In addition to the normal adolescent anxieties, Masao finds himself acutely burdened by a sense of despair as a survivor of the 2016 Kumamoto earthquake which destroyed his home, leaving him temporarily displaced. Thankfully, it seems his entire family survived, but three years on are still living in cramped temporary accommodation. In search of a sense of control, Masao is entirely wedded to his smartphone and an Instagram addict. Finding out that an old middle school buddy, Taichi (Shouma Kai), who moved away after the earthquake is now a top player on his high school handball team, a sport Masao has long given up, sends him looking back over old photos. Posting one on his feed proves unexpectedly popular, partly because it shows the temporary housing complex in the background and provokes sympathy in those who thought the photo was recent. Hoping to continue their Instagram high, Masao and his friend Okamoto (Kotaro Daigo) decide to attach an inspirational hashtag #HandballStrive and align themselves with the campaign to rebuild the area as residents of Kumamoto, only Masao has already posted all of his other handball photos so they need to get creative.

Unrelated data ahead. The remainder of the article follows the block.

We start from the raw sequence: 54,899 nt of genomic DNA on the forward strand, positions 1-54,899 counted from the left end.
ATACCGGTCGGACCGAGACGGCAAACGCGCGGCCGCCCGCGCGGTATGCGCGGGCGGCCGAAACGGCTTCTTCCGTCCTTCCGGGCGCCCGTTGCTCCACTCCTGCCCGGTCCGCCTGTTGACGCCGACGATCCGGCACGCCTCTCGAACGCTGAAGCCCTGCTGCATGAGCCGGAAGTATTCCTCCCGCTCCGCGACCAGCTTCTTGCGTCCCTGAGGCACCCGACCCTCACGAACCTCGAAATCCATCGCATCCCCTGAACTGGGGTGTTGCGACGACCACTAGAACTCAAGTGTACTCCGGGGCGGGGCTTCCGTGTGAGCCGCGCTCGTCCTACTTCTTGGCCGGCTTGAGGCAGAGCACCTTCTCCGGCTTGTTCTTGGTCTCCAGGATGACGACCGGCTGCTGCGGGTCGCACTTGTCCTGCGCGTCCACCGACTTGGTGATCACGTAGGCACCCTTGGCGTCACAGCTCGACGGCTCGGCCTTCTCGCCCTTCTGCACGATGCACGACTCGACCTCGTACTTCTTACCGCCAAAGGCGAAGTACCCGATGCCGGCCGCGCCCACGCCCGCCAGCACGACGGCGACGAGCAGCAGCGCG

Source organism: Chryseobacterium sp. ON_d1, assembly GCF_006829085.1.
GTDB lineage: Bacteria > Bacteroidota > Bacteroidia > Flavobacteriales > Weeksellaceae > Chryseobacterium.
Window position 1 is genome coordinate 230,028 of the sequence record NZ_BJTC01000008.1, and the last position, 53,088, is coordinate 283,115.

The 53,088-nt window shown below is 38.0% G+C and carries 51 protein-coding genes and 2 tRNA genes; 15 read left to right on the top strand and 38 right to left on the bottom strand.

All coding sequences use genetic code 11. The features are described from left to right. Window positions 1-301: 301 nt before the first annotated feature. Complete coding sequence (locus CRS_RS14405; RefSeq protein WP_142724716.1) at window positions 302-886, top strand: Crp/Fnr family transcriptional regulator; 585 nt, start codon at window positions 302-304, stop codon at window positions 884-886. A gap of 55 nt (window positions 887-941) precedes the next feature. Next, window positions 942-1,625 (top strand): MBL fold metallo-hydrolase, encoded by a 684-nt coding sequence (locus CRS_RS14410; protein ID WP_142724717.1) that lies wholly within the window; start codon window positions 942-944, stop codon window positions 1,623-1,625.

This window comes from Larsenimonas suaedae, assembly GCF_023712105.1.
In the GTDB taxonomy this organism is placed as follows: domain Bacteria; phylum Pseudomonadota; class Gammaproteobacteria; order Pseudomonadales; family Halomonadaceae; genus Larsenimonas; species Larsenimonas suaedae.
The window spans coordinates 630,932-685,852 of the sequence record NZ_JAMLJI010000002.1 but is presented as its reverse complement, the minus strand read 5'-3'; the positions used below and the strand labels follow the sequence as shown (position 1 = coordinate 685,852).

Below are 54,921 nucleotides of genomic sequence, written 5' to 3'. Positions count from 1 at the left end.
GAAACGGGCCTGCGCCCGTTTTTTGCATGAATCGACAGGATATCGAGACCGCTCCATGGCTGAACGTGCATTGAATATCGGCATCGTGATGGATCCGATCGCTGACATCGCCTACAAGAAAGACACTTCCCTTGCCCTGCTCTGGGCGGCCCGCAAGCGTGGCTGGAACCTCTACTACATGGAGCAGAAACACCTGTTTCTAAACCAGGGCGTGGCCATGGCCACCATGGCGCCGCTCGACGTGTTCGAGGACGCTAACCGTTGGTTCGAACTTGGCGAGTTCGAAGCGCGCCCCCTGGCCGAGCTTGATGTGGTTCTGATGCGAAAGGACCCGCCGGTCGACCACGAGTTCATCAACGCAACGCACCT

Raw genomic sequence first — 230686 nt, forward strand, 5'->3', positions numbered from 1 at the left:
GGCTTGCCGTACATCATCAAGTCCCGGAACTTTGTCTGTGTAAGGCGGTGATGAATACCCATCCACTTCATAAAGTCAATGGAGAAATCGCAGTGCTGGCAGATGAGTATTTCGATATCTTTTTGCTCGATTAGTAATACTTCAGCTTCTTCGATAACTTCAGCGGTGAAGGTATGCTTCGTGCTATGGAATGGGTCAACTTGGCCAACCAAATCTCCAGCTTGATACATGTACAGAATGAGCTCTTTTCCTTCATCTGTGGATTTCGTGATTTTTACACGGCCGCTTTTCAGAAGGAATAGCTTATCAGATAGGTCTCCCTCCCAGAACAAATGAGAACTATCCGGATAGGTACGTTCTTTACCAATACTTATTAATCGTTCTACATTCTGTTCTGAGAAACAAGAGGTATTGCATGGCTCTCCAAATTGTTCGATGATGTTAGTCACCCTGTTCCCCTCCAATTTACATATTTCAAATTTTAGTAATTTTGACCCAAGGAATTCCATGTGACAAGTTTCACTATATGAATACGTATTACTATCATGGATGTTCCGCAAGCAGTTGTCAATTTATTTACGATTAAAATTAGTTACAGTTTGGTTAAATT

It’s the creative part that eventually becomes a problem as the #HandballStrive phenomenon spirals out of control. Masao’s fond reminiscence about the sport was partly sparked by a pretty girl, Nanao (Haruka Imou), who plays on the high school team, but he really had no intention of ever stepping back on a court again until cornered by an intense young man, Shimada (Himi Sato), who is the de facto captain of the boys’ team by virtue of being its only remaining member. The boys find themselves press-ganged into joining too, but only ever halfheartedly, never intending to play for real only as a means of staging more photos to post online.